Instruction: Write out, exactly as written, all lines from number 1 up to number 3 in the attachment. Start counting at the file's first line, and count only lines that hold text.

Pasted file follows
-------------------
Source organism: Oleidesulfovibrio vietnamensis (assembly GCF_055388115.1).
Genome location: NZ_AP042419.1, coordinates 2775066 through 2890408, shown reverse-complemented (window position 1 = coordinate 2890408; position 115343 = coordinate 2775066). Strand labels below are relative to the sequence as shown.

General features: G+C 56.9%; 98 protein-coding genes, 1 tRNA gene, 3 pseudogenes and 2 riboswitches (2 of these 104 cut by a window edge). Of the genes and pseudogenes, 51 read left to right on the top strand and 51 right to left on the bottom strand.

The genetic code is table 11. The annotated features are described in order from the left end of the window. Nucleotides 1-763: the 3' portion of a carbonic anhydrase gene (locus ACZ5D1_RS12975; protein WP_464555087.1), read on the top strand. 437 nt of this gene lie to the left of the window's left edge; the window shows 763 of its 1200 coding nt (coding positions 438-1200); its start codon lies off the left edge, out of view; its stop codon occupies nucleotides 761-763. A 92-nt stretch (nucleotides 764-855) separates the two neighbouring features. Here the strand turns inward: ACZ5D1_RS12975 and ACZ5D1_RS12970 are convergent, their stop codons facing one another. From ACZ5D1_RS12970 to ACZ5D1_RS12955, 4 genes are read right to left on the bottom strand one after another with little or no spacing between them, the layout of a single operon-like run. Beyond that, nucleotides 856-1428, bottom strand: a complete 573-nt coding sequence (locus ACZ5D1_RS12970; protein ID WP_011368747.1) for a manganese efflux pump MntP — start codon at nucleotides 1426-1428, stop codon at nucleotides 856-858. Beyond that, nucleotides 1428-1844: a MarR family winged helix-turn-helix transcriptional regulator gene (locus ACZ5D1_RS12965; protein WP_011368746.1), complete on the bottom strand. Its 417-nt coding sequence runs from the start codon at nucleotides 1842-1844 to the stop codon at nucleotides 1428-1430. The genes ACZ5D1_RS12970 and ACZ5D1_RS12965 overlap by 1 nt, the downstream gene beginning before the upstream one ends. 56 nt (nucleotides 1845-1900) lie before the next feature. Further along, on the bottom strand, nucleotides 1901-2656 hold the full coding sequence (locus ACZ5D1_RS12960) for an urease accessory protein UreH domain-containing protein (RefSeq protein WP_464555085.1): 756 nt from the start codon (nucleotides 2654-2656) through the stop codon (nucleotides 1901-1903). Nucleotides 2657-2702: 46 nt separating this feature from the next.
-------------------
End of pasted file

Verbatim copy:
Source organism: Oleidesulfovibrio vietnamensis (assembly GCF_055388115.1).
Genome location: NZ_AP042419.1, coordinates 2775066 through 2890408, shown reverse-complemented (window position 1 = coordinate 2890408; position 115343 = coordinate 2775066). Strand labels below are relative to the sequence as shown.

General features: G+C 56.9%; 98 protein-coding genes, 1 tRNA gene, 3 pseudogenes and 2 riboswitches (2 of these 104 cut by a window edge). Of the genes and pseudogenes, 51 read left to right on the top strand and 51 right to left on the bottom strand.